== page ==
04/20/11 — Memory tree

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Memory tree

By Kenneth Fine
Published in News on April 20, 2011 1:46 PM

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A small group of people meets under a tree near the intersection of Spruce and Center streets Monday to remember an airman who went missing over Vietnam in 1972. The participants gathered for a rededication of "The Freedom Tree," which, 38 years ago, was planted to commemorate fallen Capt. Peter Cleary, whose remains were later recovered and buried at Arlington National Cemetery on April 12, 2002.

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Capt. Peter Cleary, an airman who learned to fly at Seymour Johnson Air Force Base, was promoted to major after his fighter jet went down over Vietnam Oct. 10, 1972.

The last time Midge Linnevers and Tommy Gibson met near the intersection of Center Street and Spruce, they left a willow oak half their size on a nearby green.

"It was just a seedling," said Gibson, who, back in 1973, was Goldsboro's mayor.

So when the two, again, came together at the site they walked away from all those years ago, neither could quite believe that they were meeting in shade provided by that same tree's branches -- that what was once only a few feet tall had, since, exploded to life.

"It was just a twig," Mrs. Linnevers said. "It must have been the good Lord that kept it standing."

Gibson smiled.

"To my knowledge, nothing was ever done to it. It was planted and it grew," he said. "It must have had some special help from something -- or someone."

Perhaps, those who gathered for a ceremony under that willow oak Monday hope, that someone is the man for whom the tree was planted for back in 1973 -- an airman, hero and fierce friend cut down far too soon.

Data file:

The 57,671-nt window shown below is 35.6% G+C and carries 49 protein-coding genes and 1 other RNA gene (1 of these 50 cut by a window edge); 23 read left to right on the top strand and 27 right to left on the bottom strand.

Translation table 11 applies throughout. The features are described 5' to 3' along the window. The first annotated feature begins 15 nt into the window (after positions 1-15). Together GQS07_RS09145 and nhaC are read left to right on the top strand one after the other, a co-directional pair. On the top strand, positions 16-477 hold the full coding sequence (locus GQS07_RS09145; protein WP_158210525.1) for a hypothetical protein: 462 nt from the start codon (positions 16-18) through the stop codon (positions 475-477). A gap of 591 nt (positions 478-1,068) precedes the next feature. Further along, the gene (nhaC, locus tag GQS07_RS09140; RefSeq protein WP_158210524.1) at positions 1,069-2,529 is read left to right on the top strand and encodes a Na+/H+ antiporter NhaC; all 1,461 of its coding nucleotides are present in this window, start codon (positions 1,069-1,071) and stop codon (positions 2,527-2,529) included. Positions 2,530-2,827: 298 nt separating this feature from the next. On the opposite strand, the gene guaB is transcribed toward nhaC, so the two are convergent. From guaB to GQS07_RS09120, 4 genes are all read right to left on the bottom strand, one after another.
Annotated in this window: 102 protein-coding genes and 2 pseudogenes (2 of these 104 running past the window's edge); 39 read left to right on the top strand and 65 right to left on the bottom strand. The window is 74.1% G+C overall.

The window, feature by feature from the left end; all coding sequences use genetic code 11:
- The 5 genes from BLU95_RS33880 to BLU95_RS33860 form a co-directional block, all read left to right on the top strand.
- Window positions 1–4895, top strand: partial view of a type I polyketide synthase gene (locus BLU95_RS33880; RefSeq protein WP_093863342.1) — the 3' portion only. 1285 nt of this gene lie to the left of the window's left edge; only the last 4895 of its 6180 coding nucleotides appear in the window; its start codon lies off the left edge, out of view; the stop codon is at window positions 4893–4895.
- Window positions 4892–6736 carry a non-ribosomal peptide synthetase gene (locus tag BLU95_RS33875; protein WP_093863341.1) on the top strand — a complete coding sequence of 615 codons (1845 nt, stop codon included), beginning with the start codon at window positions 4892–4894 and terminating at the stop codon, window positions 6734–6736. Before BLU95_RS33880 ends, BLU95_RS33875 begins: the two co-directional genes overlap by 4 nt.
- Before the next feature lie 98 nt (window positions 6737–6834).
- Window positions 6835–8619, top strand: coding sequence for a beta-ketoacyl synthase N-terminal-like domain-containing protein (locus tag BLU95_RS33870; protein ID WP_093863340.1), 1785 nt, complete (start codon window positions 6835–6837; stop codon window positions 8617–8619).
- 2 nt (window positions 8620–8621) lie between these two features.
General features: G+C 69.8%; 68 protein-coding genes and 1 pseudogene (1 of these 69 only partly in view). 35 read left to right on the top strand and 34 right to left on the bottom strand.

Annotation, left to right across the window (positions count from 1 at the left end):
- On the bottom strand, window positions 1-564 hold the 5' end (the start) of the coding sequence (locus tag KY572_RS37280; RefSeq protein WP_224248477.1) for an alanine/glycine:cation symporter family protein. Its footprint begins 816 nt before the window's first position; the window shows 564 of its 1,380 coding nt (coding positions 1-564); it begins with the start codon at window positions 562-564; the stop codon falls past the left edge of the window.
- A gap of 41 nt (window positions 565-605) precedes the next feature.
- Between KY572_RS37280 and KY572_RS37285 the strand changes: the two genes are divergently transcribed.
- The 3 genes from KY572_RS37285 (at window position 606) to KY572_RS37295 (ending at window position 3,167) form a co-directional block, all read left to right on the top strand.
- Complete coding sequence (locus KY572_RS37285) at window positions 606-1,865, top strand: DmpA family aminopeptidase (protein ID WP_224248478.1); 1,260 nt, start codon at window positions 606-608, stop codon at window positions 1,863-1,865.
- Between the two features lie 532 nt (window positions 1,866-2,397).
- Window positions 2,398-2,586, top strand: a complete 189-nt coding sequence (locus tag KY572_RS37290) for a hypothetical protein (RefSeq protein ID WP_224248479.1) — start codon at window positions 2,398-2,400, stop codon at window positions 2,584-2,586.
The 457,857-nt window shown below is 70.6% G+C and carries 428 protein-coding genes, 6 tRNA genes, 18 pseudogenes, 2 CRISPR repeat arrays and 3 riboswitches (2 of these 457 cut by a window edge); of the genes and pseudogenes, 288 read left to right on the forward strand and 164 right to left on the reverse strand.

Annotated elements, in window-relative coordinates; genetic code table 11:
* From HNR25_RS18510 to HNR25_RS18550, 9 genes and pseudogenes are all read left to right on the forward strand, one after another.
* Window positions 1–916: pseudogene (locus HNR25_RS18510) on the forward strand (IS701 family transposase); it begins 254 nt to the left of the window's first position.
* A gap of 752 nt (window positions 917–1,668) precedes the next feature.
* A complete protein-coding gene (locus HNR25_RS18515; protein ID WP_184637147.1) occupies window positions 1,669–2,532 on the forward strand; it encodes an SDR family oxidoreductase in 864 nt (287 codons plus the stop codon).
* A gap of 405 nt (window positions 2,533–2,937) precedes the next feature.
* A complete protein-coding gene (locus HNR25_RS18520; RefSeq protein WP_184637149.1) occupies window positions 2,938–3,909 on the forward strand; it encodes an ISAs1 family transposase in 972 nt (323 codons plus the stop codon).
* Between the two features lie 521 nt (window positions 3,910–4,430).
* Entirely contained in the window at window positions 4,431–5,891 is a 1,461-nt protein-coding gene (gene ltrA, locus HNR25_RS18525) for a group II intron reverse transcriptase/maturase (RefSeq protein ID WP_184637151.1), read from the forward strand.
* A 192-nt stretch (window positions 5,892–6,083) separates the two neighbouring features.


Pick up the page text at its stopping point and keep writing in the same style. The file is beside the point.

To them, Peter Cleary was more than just another fighter pilot lost over Vietnam.

He was the husband of Mrs. Linnevers' best friend, Barbara, and a comrade to her greatest love, Charles.

And he was godfather to the couple's children.

So Mrs. Linnevers can still remember the day she got the news that Cleary's F-4 Phantom had gone missing.

"The phone rings and I'm fully expecting it to be, you know, 'This is so and so. We have Capt. Linnevers on the other end. Over,' but it was a direct phone call," she said. "I didn't catch on for like five seconds as to why he was calling direct and he says, 'I've got something to tell you.'"

And she can still see horses leading his caisson to a burial plot at Arlington National Cemetery.

But standing under that tree Monday, she chose to remember the man more than those memories.

"He will forever be 28 years old in my eyes," Mrs. Linnevers said. "That's how it is. It's like he's in a time capsule."


Years after he completed his training at Seymour Johnson Air Force Base, Cleary was attached to the 523rd Tactical Fighter Squadron at Udorn Airfield, Thailand.

His charge: to fly Fast Forward Air Control missions over North Vietnam.

During his tour, the captain's courage and precision was recognized time and time again -- Cleary was awarded, among other decorations, three Distinguished Flying Crosses.

But just before he was set to leave combat, something went wrong.

It was Oct. 10, 1972.

Cleary and his navigator, Capt. Leonardo Leonor, had just directed an airstrike over Vietnam's Quang Binh Province when they were cleared to return to their base.

Their F-4, however, was never seen again.

At the time, Mrs. Linnevers' husband was assigned to another base in theater.

And shortly after he went in for a briefing on what action had unfolded the night before, he called his wife.

"He's talking to me in code, and at first, I think it's a neighbor (who has died)," Mrs. Linnevers said. "But then he says, 'No. Godfather.' I knew immediately it was Pete. He had been shot down in the last section of his last mission."


A few months after Cleary was declared Missing in Action, Mrs. Linnevers decided to honor him.

So with the help of Barbara -- and Gibson -- a ceremony was held on a green near the intersection of Center Street and Spruce.

And Monday, years after Cleary's remains were identified and buried at Arlington National Cemetery, the tree they planted that day nearly four decades ago stood tall -- as a reminder, Mrs. Linnevers said, of the sacrifices necessary to maintain freedom.

"This will be here forever," she said, staring up at that familiar willow oak. "Goldsboro and our dear Lord have done a fine job keeping this tree at the center of downtown."

Al King smiled.

"They always will," the mayor of the town that houses it said. "Nobody is ever gonna bother this tree."